It would be hard to deny the impact that YouTube has had on our culture. I don’t know about your kids but my 5 kids are constantly learning things from watching YouTube. A video can be an excellent hook for learning. Create curiosity. As you troll YouTube and find those awesome videos, add them to a Playlist to make it easier to find later. Create different playlists to share with your students as a resource of curated videos.
I saw that Jennie Magiera tweeted out the link to her ISTE keynote and I wanted to save the video. The interface has changed so it took me a second to locate the “Add to” icon. Notice the thumbs up and thumbs down icons. To the right of that is a “Share” option. To the right of that is an icon with 3 lines and a plus sign. This is the “Add to playlist” icon.
Checkbox to Add
Clicking on the icon expands a list of your current Playlists. Click the checkbox of the Playlist you wish to add the video to. I have a playlist called “watch later” and another one “cool hook videos.” I also have ones that are topic specific to math such as “Probability dependent events.” As I find good math videos for my students, I can add them to the Playlist. The Playlist links do not need to be updated when I add a video to the Playlist. You can also create a new Playlist if the video does not fit into any of the current Playlists that you have. Notice the plus “Create new playlist” at the bottom of the pop up.
Find Your Playlists
Always be on the look out for the 3 lines menu! I notice the new Google Calendar also has the menu collapsed until you click on the 3 lines in the upper left hand corner. Google Classroom also. Click on the 3 lines to expand out a sidebar with options.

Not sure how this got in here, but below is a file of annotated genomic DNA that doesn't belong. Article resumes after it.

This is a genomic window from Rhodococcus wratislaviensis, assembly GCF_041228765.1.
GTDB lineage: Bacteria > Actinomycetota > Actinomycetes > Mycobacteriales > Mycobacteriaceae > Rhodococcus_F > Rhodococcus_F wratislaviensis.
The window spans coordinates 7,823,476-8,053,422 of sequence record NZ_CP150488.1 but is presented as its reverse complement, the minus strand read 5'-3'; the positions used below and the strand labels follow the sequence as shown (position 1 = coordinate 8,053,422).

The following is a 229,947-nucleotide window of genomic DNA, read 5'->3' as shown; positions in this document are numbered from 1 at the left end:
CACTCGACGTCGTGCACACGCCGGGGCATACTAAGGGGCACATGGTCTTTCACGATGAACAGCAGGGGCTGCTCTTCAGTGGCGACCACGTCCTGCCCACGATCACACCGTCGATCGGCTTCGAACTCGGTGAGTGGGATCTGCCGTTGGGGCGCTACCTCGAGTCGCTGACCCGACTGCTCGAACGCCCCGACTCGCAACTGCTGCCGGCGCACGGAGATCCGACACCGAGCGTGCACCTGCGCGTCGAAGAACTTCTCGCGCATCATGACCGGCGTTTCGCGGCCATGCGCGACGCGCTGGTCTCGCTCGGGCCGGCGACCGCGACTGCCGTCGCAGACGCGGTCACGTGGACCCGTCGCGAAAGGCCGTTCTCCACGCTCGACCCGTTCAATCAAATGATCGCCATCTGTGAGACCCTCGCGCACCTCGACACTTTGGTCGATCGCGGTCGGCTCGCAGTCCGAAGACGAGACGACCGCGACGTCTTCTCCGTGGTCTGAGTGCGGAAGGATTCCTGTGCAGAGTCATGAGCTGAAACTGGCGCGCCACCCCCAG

Under the “Library” section of the menu it will show an icon of 3 lines with the play symbol on it. This is one of your Playlists. Click on “Show more” to show your entire list of Playlists. Mine is literally hundreds of Playlists so it’s a good thing they are collapsed initially.
Clicking on the playlist in the menu opens it up to the right.
Copy the URL
Copy the link to the Playlist! The URL at the top of the screen will link others to this playlist. I use Control L to highlight the URL and Control C to copy it. (Command L and Command C on a Mac.) Click here to link to the exponents Playlist.
When opening someone else’s Playlist you can add all of those videos to your own Playlist. Look for the 3 dots above the list of videos.
Notice the “Play all” button for the Playlist. Students can watch them as consecutive videos or choose which video they would benefit from watching.
Edit Your Playlist
You can reorder the videos in your list. By default when using “Add to” to create your Playlist the videos will be in the order that you added them.
You can drag videos in the Playlist into the order you desire. Hover over the left side of the listed video to reveal the grippy dots indicating that the video can be dragged in the Playlist. The cursor will change to the “Move” cursor icon of 4 arrows.
Make a Note
To the right side of the listed video, hover to reveal a “More” button. Clicking on the tiny arrow on the More button gives the options to “Move to top,” “Move to bottom,” “Add/ edit notes,” or “Set as playlist thumbnail.” Choose “Add/ edit notes.”
This offers a pop up box that allows you to type a note to the students. This is an excellent opportunity to give your own commentary on the video and what the students should do with the information. Note that your note has to be about 1-2 sentences. Can’t get wordy.
Check out the “Playlist settings.”
You can choose to have new videos default to the top instead of the bottom. An excellent choice to keep your list current for students if the order is not super important.
Why am I a fan of Google tools? One word: Collaborate. I am super excited about this feature to collaborate on a YouTube playlist. When I worked on the YouTube for teachers team this feature would have been transformational, so excited to see this is now an option. Your grade level team can now work together to find those awesome YouTube videos for students around different topics.
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